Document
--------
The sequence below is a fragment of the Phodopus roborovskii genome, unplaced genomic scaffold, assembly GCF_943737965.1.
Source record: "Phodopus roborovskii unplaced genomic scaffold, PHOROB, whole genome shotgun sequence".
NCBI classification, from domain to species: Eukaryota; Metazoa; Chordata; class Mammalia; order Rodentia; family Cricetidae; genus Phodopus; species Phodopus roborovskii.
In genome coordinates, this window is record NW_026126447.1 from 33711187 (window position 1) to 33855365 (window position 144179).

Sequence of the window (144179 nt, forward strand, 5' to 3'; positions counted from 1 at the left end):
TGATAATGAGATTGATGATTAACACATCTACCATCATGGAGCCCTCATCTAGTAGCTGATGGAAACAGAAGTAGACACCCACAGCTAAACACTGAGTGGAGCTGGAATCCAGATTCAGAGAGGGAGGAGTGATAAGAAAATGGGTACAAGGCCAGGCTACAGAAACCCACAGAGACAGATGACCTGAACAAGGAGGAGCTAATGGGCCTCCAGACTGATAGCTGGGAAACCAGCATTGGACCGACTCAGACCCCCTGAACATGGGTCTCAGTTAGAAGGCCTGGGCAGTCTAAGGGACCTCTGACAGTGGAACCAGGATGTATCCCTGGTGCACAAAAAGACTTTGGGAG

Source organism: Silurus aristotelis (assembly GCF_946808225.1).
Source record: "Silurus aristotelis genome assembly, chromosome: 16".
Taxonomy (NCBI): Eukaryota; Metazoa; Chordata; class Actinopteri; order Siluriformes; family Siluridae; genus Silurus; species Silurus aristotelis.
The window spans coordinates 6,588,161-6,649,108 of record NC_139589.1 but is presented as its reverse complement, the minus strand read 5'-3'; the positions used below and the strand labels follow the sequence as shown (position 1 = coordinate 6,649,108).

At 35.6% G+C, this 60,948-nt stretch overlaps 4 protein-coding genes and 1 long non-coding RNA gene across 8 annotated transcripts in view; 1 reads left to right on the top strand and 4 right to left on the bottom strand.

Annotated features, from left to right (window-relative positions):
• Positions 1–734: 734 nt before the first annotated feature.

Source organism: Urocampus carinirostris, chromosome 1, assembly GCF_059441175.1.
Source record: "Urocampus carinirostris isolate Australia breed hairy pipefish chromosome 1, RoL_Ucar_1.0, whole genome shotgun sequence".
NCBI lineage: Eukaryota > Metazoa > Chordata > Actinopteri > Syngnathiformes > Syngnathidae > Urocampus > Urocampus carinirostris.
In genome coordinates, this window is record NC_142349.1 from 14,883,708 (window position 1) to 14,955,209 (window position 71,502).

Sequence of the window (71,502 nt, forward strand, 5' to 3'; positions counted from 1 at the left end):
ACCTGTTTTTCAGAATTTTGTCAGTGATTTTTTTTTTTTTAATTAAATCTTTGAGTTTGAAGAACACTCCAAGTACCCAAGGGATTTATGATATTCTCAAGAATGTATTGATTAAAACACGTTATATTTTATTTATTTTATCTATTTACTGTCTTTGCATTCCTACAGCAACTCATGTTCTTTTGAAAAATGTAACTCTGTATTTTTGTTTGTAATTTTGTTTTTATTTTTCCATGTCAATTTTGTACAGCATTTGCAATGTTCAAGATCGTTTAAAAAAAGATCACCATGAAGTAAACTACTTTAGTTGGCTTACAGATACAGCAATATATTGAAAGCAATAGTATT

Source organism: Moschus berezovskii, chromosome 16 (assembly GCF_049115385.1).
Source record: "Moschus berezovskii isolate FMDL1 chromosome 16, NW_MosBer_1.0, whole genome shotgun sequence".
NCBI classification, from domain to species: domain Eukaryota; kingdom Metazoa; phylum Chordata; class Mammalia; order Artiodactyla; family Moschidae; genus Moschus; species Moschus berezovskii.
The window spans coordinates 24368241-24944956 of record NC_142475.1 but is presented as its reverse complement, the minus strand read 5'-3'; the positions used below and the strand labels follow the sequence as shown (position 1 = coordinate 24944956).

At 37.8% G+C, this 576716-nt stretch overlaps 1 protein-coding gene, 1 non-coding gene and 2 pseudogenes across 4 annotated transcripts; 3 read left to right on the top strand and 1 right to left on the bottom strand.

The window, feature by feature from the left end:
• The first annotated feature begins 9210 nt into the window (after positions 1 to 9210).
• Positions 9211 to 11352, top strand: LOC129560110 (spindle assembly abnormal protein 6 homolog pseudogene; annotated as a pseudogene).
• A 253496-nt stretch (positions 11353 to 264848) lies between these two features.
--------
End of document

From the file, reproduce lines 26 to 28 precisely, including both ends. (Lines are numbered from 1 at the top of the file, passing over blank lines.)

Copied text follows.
• The first annotated feature begins 9210 nt into the window (after positions 1 to 9210).
• Positions 9211 to 11352, top strand: LOC129560110 (spindle assembly abnormal protein 6 homolog pseudogene; annotated as a pseudogene).
• A 253496-nt stretch (positions 11353 to 264848) lies between these two features.